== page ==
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Guadalajara’s new media center to become ‘digital Hollywood’

February 4, 2012

Speaking in Guadalajara on Monday, President Felipe Calderon officially confirmed the city will host the federal government’s Ciudad Creativa Digital project.

As previously reported, Guadalajara has landed an ambitious new digital media project that will create 20,000 jobs and aims to generate ten billion dollars of investment over the next five years.

During a presentation at the Expo Guadalajara, the president said the Ciudad Creativa Digital complex will be the most important media technology cluster in Latin America. ProMexico, the federal government agency behind the project, is lobbying to attract around 20 large international companies in the multimedia industry.

“Right now at least 12 high-caliber companies worldwide are interested in the Creative Digital City project,” affirmed Calderon, although he declined to give any names. Among the companies being touted to join the project are the likes of Pixar, DreamWorks, Disney, Electronic Arts and movie studios like Universal, Sony and MGM.

Aside from generating employment, the project will also bring much-needed urban renewal to a run-down area of the historic city center. It will be built in Parque Morelos, where the city council once planned to build the Athletes Village for last year’s Pan American Games.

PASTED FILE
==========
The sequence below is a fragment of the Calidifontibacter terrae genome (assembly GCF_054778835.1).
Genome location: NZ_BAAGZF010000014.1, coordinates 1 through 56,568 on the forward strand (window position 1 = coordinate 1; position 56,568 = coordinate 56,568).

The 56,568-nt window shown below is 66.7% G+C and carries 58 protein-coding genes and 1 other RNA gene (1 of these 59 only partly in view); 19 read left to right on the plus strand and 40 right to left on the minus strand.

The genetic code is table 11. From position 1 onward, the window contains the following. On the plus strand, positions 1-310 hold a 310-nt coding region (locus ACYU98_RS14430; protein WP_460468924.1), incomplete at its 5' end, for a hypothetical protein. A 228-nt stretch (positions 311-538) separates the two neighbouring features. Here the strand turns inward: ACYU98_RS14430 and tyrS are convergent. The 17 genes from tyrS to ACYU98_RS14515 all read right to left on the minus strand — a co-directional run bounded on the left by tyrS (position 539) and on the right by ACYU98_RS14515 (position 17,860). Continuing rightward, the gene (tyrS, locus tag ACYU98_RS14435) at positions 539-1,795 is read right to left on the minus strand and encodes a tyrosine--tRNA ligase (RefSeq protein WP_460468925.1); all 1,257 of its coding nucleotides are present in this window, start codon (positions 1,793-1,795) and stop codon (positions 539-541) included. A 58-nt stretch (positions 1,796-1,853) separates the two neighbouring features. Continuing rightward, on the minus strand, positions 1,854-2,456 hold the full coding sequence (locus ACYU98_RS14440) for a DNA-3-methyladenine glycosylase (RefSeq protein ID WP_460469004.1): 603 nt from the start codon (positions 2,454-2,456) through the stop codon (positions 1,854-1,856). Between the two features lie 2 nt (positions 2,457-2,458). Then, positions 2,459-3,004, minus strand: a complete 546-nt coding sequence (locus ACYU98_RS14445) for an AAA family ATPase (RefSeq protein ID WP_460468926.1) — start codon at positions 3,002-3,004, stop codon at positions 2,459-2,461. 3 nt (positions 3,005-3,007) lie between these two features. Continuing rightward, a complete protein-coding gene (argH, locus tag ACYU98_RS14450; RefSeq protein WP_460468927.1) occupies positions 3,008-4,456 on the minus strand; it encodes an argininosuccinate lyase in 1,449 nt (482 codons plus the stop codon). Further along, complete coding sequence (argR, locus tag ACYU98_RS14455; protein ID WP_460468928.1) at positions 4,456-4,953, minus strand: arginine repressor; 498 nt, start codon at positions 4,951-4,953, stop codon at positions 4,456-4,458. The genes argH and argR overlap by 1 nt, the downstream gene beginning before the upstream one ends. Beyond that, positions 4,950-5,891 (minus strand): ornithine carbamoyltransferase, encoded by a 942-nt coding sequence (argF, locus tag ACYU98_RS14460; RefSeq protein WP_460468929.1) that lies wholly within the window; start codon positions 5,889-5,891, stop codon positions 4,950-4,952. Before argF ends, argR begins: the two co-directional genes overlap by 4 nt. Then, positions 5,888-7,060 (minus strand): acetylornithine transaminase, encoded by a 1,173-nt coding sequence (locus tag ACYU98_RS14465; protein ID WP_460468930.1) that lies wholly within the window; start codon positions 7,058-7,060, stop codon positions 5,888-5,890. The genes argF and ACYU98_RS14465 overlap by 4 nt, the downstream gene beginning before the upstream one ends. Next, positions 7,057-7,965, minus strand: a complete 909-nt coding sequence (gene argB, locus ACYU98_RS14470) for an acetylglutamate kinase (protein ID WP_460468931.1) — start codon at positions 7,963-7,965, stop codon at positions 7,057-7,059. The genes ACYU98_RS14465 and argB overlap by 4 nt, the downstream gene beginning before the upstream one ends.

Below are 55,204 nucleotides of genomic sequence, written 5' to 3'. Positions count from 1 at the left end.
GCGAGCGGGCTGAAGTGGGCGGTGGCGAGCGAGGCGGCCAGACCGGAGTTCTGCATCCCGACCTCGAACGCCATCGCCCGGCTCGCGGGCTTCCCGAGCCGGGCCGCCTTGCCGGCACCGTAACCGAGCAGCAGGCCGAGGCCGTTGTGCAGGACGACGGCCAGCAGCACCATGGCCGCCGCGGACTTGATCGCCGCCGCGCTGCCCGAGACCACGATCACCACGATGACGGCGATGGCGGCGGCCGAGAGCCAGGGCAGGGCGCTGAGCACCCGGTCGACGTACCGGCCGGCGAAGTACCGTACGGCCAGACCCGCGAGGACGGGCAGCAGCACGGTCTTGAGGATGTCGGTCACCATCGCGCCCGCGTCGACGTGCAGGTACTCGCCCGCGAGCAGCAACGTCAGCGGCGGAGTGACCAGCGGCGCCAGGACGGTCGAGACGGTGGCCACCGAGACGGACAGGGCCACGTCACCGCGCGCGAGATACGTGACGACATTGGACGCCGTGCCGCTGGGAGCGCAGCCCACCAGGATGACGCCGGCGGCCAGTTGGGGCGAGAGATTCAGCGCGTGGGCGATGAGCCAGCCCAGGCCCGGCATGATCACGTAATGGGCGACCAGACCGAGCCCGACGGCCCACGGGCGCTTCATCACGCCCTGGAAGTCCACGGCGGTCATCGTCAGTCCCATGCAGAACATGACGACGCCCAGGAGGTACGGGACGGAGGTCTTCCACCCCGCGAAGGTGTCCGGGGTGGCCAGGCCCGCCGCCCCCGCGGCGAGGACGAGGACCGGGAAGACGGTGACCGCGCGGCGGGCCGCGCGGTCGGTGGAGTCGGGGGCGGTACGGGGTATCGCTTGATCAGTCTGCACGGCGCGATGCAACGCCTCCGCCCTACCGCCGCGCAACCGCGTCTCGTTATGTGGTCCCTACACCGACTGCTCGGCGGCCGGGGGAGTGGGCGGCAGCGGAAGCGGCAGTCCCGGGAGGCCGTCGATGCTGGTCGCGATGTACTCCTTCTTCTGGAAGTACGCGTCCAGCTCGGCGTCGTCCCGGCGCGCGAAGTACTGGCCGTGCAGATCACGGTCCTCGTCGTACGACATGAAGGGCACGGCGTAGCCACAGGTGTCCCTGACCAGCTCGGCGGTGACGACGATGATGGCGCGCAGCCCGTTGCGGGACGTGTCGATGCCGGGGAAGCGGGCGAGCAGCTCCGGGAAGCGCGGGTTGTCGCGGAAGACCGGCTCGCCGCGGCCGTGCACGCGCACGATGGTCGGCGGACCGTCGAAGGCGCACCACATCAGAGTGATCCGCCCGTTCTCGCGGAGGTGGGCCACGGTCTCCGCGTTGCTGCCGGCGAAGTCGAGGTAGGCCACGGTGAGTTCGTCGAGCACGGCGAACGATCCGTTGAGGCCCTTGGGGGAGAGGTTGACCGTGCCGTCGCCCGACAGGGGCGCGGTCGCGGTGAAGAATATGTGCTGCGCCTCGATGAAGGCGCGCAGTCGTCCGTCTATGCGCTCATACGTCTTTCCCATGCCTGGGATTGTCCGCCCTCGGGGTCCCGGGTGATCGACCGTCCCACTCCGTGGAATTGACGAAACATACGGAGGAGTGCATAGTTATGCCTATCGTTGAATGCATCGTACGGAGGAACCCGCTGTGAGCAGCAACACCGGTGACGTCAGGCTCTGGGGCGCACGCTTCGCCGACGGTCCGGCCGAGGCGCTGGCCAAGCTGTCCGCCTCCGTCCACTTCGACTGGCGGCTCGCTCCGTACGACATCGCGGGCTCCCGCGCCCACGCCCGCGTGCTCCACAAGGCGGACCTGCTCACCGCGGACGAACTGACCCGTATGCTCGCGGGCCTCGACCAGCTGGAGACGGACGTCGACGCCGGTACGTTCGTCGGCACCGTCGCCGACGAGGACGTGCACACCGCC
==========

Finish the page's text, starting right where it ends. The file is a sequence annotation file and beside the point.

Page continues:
Calderon said this project will serve the area better because it is not just a housing project, but “a whole platform that will generate thousands of jobs and add tremendous value to Guadalajara.”

With studios for film and television post-production, the complex will also have facilities for digital content creation and development of video games, cartoons and mobile applications.

Jalisco Governor Emilio Gonzalez said the project aims to create a “digital Hollywood” in Guadalajara, by “supporting developers and graduates, financing products … building technology infrastructure, creating an urban environment conducive to creativity, linking local developers to large projects.”

The project is being overseen by the Massachusetts Institute of Technology (MIT), which chose Guadalajara as the site most conducive to development. The metropolitan area is home to 20 universities and over 600 companies that will provide engineers for the project.

Furthermore, according to a study by international consultancy agency KPMG, which analyzed the conditions of 112 cities, Mexico offers the lowest costs for electronics and multimedia.

In order to attract international business partners, the organizers will embark upon a promotional tour to the United States, United Kingdom, France, Korea and Singapore in late February.

A date has yet to be set for construction, but ProMexico coordinator Jesus Ricardo Alvarez Felix said the overall project will take about 15 years to consolidate.

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